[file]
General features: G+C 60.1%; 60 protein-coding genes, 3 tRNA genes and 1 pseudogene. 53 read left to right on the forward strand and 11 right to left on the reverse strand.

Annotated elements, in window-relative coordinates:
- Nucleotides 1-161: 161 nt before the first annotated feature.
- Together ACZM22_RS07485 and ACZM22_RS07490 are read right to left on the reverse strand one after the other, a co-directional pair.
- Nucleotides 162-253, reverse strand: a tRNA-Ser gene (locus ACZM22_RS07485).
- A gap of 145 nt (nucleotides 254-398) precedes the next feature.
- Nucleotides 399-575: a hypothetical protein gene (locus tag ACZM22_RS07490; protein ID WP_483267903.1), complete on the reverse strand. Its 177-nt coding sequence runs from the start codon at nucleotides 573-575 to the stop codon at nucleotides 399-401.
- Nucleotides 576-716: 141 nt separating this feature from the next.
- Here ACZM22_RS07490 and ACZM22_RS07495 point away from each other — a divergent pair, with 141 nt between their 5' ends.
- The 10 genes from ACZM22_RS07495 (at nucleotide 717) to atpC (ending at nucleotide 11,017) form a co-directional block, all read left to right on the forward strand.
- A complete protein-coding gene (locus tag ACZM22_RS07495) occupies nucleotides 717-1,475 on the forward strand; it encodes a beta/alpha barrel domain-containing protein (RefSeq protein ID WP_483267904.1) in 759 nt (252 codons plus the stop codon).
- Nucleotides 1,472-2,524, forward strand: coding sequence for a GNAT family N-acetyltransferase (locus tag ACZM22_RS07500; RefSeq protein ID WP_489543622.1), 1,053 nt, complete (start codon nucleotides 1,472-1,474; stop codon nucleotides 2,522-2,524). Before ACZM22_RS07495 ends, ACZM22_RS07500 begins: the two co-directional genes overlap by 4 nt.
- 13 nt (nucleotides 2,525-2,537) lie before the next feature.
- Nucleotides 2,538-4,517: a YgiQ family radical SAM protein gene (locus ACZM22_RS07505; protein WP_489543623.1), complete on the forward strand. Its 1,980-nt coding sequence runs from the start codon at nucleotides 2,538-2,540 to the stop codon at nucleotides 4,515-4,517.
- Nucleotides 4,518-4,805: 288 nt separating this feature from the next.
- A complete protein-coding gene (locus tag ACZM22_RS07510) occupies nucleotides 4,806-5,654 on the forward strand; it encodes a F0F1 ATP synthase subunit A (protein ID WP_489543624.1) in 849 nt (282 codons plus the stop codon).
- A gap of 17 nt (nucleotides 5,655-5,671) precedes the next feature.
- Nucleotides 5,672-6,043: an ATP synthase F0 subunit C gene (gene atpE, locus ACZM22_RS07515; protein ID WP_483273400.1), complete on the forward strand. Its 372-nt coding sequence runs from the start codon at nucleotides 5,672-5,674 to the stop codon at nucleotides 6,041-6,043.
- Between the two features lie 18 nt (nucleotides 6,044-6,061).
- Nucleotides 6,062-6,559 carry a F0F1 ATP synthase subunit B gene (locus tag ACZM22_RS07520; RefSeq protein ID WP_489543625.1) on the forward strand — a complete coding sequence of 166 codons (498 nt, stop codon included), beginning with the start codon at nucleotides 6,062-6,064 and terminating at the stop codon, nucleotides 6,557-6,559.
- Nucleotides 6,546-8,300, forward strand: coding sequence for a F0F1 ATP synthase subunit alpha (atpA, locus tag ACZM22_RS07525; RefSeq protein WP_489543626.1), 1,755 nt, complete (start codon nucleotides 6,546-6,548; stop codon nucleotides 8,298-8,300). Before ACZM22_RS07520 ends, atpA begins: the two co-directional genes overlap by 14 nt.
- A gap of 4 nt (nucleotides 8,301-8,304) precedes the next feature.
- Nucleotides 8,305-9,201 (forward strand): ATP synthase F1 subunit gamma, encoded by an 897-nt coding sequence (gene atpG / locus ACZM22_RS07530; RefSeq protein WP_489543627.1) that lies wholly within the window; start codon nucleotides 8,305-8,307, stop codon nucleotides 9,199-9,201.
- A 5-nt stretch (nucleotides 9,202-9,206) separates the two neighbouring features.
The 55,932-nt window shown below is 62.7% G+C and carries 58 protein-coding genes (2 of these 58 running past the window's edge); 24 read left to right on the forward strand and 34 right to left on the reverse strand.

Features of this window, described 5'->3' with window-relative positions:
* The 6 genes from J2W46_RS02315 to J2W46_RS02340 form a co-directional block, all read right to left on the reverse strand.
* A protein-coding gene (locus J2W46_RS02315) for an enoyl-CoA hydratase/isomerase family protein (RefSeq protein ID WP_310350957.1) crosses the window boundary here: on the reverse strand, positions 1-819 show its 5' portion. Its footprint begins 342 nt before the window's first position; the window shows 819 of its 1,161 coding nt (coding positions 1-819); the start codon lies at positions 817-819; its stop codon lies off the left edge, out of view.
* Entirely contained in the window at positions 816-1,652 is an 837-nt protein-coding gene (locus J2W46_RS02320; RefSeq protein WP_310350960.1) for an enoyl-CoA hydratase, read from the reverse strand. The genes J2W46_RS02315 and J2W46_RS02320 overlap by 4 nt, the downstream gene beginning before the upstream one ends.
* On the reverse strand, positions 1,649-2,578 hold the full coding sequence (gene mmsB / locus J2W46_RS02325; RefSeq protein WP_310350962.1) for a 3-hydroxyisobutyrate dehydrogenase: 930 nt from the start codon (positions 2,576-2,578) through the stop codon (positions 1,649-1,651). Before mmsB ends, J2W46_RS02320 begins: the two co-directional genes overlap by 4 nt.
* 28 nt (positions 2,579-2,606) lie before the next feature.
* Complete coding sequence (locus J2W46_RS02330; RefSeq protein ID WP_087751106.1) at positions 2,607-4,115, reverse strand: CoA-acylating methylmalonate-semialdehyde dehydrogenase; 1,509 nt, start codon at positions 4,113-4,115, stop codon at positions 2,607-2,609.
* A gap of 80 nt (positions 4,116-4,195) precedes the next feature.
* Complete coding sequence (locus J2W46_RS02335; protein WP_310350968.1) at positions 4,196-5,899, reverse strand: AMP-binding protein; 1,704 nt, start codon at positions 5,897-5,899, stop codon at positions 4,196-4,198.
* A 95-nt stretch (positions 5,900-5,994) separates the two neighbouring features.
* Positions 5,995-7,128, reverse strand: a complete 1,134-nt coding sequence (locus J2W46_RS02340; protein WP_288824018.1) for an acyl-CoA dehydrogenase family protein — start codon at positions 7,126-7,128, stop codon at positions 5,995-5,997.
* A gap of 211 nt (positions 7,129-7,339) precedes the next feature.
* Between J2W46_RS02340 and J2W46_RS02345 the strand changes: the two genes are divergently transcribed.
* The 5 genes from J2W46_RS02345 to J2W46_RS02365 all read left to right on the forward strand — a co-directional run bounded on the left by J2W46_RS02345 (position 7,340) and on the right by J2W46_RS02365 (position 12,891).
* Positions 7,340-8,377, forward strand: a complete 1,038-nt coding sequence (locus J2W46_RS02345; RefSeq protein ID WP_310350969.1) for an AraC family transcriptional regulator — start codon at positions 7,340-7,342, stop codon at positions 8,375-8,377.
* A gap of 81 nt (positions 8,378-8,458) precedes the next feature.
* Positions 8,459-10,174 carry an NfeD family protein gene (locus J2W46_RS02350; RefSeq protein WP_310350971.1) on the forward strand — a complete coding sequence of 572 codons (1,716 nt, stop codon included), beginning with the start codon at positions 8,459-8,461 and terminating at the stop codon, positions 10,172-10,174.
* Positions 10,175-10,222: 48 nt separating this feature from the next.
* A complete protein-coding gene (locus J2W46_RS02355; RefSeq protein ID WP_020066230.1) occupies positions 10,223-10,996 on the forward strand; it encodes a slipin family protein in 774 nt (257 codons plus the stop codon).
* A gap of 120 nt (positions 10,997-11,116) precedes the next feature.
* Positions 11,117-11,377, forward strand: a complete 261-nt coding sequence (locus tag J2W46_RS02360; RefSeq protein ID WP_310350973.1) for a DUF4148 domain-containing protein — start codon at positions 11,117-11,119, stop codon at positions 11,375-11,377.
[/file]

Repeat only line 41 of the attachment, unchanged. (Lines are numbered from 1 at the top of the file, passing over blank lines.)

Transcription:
* A gap of 81 nt (positions 8,378-8,458) precedes the next feature.